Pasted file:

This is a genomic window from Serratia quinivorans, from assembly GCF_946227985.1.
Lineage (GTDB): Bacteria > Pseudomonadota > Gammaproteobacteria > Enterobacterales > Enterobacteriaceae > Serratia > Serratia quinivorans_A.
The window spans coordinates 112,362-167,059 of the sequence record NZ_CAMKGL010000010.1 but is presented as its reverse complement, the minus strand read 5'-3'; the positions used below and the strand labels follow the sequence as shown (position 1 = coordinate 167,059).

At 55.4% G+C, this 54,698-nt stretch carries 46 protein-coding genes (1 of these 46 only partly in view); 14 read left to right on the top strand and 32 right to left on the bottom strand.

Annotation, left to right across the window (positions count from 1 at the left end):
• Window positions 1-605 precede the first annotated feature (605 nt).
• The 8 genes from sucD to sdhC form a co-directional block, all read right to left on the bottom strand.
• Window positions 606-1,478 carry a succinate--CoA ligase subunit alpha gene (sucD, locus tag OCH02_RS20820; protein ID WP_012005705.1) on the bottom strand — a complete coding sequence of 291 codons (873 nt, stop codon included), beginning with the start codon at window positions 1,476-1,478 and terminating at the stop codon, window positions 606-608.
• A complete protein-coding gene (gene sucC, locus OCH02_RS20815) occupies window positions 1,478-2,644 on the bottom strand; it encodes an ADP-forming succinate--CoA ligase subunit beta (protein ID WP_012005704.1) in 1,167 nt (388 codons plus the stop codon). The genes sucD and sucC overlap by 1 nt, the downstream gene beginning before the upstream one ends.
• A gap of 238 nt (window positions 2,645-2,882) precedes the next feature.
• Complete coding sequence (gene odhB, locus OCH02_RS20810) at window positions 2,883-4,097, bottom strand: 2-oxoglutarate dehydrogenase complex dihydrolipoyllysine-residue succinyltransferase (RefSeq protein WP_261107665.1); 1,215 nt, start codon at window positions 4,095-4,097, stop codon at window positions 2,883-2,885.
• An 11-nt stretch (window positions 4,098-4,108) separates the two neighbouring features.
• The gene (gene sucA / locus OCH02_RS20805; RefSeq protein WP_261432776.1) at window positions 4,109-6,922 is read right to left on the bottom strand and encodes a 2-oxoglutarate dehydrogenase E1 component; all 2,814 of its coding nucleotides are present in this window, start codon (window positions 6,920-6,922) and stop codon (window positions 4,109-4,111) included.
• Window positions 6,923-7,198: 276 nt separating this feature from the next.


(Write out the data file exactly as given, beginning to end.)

This is a genomic window from Serratia quinivorans, from assembly GCF_946227985.1.
Lineage (GTDB): Bacteria > Pseudomonadota > Gammaproteobacteria > Enterobacterales > Enterobacteriaceae > Serratia > Serratia quinivorans_A.
The window spans coordinates 112,362-167,059 of the sequence record NZ_CAMKGL010000010.1 but is presented as its reverse complement, the minus strand read 5'-3'; the positions used below and the strand labels follow the sequence as shown (position 1 = coordinate 167,059).

At 55.4% G+C, this 54,698-nt stretch carries 46 protein-coding genes (1 of these 46 only partly in view); 14 read left to right on the top strand and 32 right to left on the bottom strand.

Annotation, left to right across the window (positions count from 1 at the left end):
• Window positions 1-605 precede the first annotated feature (605 nt).
• The 8 genes from sucD to sdhC form a co-directional block, all read right to left on the bottom strand.
• Window positions 606-1,478 carry a succinate--CoA ligase subunit alpha gene (sucD, locus tag OCH02_RS20820; protein ID WP_012005705.1) on the bottom strand — a complete coding sequence of 291 codons (873 nt, stop codon included), beginning with the start codon at window positions 1,476-1,478 and terminating at the stop codon, window positions 606-608.
• A complete protein-coding gene (gene sucC, locus OCH02_RS20815) occupies window positions 1,478-2,644 on the bottom strand; it encodes an ADP-forming succinate--CoA ligase subunit beta (protein ID WP_012005704.1) in 1,167 nt (388 codons plus the stop codon). The genes sucD and sucC overlap by 1 nt, the downstream gene beginning before the upstream one ends.
• A gap of 238 nt (window positions 2,645-2,882) precedes the next feature.
• Complete coding sequence (gene odhB, locus OCH02_RS20810) at window positions 2,883-4,097, bottom strand: 2-oxoglutarate dehydrogenase complex dihydrolipoyllysine-residue succinyltransferase (RefSeq protein WP_261107665.1); 1,215 nt, start codon at window positions 4,095-4,097, stop codon at window positions 2,883-2,885.
• An 11-nt stretch (window positions 4,098-4,108) separates the two neighbouring features.
• The gene (gene sucA / locus OCH02_RS20805; RefSeq protein WP_261432776.1) at window positions 4,109-6,922 is read right to left on the bottom strand and encodes a 2-oxoglutarate dehydrogenase E1 component; all 2,814 of its coding nucleotides are present in this window, start codon (window positions 6,920-6,922) and stop codon (window positions 4,109-4,111) included.
• Window positions 6,923-7,198: 276 nt separating this feature from the next.